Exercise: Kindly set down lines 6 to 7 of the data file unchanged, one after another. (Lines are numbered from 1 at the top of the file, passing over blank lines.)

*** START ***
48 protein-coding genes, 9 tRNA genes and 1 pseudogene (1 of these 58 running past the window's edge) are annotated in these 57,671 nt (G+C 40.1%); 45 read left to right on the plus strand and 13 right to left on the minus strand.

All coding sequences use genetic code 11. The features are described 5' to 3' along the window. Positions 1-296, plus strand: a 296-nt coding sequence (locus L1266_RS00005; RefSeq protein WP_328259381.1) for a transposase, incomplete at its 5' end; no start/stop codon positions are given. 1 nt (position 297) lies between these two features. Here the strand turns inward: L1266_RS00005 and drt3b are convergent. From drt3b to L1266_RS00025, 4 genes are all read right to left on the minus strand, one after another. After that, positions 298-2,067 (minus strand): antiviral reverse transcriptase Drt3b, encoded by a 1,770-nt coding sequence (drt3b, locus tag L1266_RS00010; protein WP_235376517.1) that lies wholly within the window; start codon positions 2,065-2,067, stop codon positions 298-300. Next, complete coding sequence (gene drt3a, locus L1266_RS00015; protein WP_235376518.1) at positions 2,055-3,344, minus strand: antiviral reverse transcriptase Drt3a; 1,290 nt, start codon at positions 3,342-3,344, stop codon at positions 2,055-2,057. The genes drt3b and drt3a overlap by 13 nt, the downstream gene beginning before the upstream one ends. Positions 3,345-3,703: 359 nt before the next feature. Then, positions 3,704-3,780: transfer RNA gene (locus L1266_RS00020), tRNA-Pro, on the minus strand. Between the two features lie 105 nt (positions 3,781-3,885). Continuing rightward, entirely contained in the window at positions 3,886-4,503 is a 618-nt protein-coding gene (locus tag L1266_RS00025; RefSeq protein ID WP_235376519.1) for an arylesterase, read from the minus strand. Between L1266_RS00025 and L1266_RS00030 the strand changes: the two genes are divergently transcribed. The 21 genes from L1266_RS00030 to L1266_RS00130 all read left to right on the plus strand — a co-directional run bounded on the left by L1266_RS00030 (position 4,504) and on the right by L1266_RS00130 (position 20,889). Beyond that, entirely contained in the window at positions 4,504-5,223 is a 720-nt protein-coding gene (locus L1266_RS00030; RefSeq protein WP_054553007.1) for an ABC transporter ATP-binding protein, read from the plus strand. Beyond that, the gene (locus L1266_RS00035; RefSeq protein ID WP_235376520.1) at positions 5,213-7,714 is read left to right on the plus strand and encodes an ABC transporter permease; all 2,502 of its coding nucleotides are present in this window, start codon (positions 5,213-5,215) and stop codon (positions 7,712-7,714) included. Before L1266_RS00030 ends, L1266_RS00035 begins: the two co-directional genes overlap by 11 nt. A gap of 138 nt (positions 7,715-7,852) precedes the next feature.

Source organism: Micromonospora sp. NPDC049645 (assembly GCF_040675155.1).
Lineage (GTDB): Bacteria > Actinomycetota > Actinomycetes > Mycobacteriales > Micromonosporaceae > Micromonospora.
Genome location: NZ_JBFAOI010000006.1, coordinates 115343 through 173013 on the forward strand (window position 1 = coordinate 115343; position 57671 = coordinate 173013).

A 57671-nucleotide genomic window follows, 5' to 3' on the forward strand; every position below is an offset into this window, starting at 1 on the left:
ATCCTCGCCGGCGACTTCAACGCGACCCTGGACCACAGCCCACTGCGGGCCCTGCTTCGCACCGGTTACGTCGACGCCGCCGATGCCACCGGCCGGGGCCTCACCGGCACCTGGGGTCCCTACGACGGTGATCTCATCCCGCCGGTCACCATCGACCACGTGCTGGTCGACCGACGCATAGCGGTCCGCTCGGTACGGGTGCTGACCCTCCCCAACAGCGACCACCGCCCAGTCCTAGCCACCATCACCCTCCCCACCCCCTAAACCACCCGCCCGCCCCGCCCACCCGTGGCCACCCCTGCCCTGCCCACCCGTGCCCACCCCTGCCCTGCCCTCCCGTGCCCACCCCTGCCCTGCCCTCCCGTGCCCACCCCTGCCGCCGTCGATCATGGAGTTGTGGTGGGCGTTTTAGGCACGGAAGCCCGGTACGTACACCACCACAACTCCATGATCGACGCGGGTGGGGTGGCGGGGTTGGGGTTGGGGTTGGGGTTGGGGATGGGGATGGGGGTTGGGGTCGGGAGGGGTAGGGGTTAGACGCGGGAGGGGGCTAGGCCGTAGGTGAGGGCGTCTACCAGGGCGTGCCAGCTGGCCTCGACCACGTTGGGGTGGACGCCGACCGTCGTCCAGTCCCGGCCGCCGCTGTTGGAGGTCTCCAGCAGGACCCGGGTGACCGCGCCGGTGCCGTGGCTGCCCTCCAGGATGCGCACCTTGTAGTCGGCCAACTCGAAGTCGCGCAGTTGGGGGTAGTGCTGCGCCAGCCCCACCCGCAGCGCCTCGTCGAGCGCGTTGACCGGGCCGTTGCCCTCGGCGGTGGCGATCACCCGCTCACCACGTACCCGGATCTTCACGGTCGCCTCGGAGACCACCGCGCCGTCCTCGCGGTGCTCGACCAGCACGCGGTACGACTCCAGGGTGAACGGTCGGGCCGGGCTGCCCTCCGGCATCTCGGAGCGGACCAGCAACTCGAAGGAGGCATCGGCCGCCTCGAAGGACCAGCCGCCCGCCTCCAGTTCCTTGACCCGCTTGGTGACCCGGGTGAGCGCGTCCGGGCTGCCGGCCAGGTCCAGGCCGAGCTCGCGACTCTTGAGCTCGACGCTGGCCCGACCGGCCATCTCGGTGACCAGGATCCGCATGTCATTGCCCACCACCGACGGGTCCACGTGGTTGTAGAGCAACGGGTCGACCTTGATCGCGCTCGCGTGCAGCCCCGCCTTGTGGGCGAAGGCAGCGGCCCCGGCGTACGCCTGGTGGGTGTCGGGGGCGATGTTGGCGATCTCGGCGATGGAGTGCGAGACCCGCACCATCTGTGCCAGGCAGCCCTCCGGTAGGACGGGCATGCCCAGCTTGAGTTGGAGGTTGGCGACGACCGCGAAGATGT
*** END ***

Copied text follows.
A 57671-nucleotide genomic window follows, 5' to 3' on the forward strand; every position below is an offset into this window, starting at 1 on the left:
ATCCTCGCCGGCGACTTCAACGCGACCCTGGACCACAGCCCACTGCGGGCCCTGCTTCGCACCGGTTACGTCGACGCCGCCGATGCCACCGGCCGGGGCCTCACCGGCACCTGGGGTCCCTACGACGGTGATCTCATCCCGCCGGTCACCATCGACCACGTGCTGGTCGACCGACGCATAGCGGTCCGCTCGGTACGGGTGCTGACCCTCCCCAACAGCGACCACCGCCCAGTCCTAGCCACCATCACCCTCCCCACCCCCTAAACCACCCGCCCGCCCCGCCCACCCGTGGCCACCCCTGCCCTGCCCACCCGTGCCCACCCCTGCCCTGCCCTCCCGTGCCCACCCCTGCCCTGCCCTCCCGTGCCCACCCCTGCCGCCGTCGATCATGGAGTTGTGGTGGGCGTTTTAGGCACGGAAGCCCGGTACGTACACCACCACAACTCCATGATCGACGCGGGTGGGGTGGCGGGGTTGGGGTTGGGGTTGGGGTTGGGGATGGGGATGGGGGTTGGGGTCGGGAGGGGTAGGGGTTAGACGCGGGAGGGGGCTAGGCCGTAGGTGAGGGCGTCTACCAGGGCGTGCCAGCTGGCCTCGACCACGTTGGGGTGGACGCCGACCGTCGTCCAGTCCCGGCCGCCGCTGTTGGAGGTCTCCAGCAGGACCCGGGTGACCGCGCCGGTGCCGTGGCTGCCCTCCAGGATGCGCACCTTGTAGTCGGCCAACTCGAAGTCGCGCAGTTGGGGGTAGTGCTGCGCCAGCCCCACCCGCAGCGCCTCGTCGAGCGCGTTGACCGGGCCGTTGCCCTCGGCGGTGGCGATCACCCGCTCACCACGTACCCGGATCTTCACGGTCGCCTCGGAGACCACCGCGCCGTCCTCGCGGTGCTCGACCAGCACGCGGTACGACTCCAGGGTGAACGGTCGGGCCGGGCTGCCCTCCGGCATCTCGGAGCGGACCAGCAACTCGAAGGAGGCATCGGCCGCCTCGAAGGACCAGCCGCCCGCCTCCAGTTCCTTGACCCGCTTGGTGACCCGGGTGAGCGCGTCCGGGCTGCCGGCCAGGTCCAGGCCGAGCTCGCGACTCTTGAGCTCGACGCTGGCCCGACCGGCCATCTCGGTGACCAGGATCCGCATGTCATTGCCCACCACCGACGGGTCCACGTGGTTGTAGAGCAACGGGTCGACCTTGATCGCGCTCGCGTGCAGCCCCGCCTTGTGGGCGAAGGCAGCGGCCCCGGCGTACGCCTGGTGGGTGTCGGGGGCGATGTTGGCGATCTCGGCGATGGAGTGCGAGACCCGCACCATCTGTGCCAGGCAGCCCTCCGGTAGGACGGGCATGCCCAGCTTGAGTTGGAGGTTGGCGACGACCGCGAAGATGT